The companies are set to jointly deliver a digital ecosystem to support the US’ missile defence capability after securing accreditation.
The US Missile Defense Agency (MDA) has approved the Northrop Grumman and Raytheon Missiles & Defense Next Generation Interceptor (NGI) team’s common software factory solution and its associated digital infrastructure.
The accreditation, which followed a series of tests, is set to enable the integration and acceleration of the NGI software design and development.
The capability is billed as a single, agile, secure and efficient development environment, designed to enable the MDA to review and collaborate on code development and release.
“By leveraging our company’s digital transformation expertise, we successfully developed, tested, demonstrated and received customer approval for our NGI software factory in record time,” Lisa Brown, vice-president, NGI program, at Northrop Grumman said.
“This technology enables transparent collaboration between our teams and the MDA during NGI software development, which greatly reduces risk to schedule.”
The NGI common software factory is equipped with a set of tools, process workflows, scripts and environments built to deliver software deployable artifacts with minimal human intervention.
“We are rapidly maturing our preliminary design in a model-based environment,” Melissa Morrison-Ellis, deputy program director of Next Generation Interceptor at Raytheon Missiles and Defense said.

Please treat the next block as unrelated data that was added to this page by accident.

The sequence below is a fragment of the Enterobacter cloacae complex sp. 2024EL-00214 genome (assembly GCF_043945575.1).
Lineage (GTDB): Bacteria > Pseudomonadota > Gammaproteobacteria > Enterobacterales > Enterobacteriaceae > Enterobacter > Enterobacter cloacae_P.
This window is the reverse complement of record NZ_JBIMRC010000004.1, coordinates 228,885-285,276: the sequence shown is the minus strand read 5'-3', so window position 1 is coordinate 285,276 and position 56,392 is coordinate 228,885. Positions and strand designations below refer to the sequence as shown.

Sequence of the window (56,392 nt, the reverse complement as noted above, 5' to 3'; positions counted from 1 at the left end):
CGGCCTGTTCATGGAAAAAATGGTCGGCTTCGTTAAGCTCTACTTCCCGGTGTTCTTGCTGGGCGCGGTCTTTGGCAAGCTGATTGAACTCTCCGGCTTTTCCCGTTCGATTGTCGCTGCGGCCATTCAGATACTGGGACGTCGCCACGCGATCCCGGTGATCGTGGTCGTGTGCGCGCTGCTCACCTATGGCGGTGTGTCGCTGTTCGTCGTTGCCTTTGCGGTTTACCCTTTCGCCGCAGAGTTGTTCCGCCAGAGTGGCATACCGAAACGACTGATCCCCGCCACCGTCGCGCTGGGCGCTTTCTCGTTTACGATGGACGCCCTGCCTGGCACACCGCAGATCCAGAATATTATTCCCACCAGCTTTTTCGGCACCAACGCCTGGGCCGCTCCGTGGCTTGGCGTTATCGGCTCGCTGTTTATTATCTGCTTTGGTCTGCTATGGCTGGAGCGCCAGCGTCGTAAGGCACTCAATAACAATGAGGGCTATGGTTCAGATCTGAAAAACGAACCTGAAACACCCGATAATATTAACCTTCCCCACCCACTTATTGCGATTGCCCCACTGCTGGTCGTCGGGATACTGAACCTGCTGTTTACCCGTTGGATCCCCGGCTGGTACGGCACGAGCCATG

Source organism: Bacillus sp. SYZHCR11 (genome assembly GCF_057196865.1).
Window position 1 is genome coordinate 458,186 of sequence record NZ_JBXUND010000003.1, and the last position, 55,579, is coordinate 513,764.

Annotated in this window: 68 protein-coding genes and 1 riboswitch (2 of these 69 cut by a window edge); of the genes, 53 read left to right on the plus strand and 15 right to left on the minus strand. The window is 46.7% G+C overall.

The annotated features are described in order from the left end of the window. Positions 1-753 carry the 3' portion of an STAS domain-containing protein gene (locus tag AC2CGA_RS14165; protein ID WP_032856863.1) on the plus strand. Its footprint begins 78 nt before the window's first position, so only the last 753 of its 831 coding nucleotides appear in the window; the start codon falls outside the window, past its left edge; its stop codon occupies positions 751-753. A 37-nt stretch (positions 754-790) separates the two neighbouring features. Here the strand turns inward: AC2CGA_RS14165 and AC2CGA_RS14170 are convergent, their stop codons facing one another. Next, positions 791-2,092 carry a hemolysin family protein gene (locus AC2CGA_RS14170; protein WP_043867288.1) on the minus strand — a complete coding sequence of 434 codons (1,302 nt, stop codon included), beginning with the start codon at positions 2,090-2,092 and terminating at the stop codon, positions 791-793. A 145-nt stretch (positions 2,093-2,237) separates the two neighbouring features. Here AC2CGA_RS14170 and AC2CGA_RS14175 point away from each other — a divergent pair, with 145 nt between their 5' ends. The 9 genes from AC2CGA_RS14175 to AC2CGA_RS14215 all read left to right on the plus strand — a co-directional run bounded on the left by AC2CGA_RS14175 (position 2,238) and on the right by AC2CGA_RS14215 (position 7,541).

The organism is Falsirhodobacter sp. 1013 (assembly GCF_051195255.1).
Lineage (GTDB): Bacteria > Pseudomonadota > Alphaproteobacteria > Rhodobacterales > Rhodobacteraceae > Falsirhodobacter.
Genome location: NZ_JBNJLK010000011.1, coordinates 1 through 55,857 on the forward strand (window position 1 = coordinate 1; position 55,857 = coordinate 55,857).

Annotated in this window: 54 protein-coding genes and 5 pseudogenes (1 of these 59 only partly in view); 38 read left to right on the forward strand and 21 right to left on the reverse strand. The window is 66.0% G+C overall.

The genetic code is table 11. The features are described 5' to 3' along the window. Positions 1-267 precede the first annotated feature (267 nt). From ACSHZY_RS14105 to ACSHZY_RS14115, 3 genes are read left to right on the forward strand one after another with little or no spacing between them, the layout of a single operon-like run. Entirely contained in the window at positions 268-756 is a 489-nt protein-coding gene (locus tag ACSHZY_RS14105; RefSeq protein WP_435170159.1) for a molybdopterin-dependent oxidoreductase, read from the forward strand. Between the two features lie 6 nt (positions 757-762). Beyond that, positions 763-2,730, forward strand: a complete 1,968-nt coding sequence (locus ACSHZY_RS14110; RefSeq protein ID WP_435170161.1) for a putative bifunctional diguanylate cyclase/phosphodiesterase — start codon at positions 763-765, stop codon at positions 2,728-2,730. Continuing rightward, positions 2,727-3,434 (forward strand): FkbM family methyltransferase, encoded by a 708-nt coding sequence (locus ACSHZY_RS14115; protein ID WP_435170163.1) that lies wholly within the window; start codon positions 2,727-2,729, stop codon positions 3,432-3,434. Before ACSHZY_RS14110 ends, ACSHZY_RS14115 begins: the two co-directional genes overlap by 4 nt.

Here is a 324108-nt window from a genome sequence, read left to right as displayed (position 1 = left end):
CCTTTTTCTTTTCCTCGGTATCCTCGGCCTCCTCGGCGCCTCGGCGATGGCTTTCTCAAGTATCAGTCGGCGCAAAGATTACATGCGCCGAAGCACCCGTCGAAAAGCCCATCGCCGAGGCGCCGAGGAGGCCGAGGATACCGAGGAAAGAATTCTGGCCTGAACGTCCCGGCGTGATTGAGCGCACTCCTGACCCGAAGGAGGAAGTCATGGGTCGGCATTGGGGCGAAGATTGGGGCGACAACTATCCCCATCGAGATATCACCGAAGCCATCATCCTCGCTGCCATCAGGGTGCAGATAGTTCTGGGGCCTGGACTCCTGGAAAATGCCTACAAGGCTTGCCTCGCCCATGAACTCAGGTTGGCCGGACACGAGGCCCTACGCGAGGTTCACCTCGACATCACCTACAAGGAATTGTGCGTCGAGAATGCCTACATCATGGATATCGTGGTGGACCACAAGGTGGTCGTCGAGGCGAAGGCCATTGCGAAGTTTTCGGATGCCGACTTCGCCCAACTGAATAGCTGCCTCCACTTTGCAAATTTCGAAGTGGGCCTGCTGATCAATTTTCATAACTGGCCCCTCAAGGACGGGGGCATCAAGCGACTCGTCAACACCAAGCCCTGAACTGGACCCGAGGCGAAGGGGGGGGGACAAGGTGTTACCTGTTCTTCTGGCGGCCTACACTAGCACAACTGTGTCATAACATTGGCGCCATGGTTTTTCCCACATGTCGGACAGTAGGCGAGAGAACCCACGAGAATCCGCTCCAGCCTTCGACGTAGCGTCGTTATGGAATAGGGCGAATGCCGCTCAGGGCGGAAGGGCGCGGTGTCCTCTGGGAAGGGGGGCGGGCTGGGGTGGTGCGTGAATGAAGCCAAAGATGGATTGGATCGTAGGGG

“This digital ecosystem accelerates the software development timeline, ensuring that warfighters are equipped with defensive interceptors that protect the US from the threat of a rogue missile strike.”
This announcement comes a week after Northrop Grumman secured a US$153 million ($214.5 million) contract for full-rate production (FRP) of lots 10 and 11 of the AGM-88E2 Advanced Anti-Radiation Guided Missile (AARGM).
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The contract includes the production of missiles for the US Navy and German Air Force.
Northrop Grumman has, thus far, produced over 1,500 AARGM missiles for the international cooperative acquisition program with the US Navy and the Italian Air Force.
The missile is designed to provide a supersonic, air-launched tactical missile system that enhances legacy AGM-88 HARM systems with next-generation capability.
The technology, used for the suppression and destruction of enemy air defence systems, is tipped to deliver a combination of precision, survivability and lethality, supporting the rapid engagement of land- and sea-based air-defence threats, while also striking time-sensitive targets.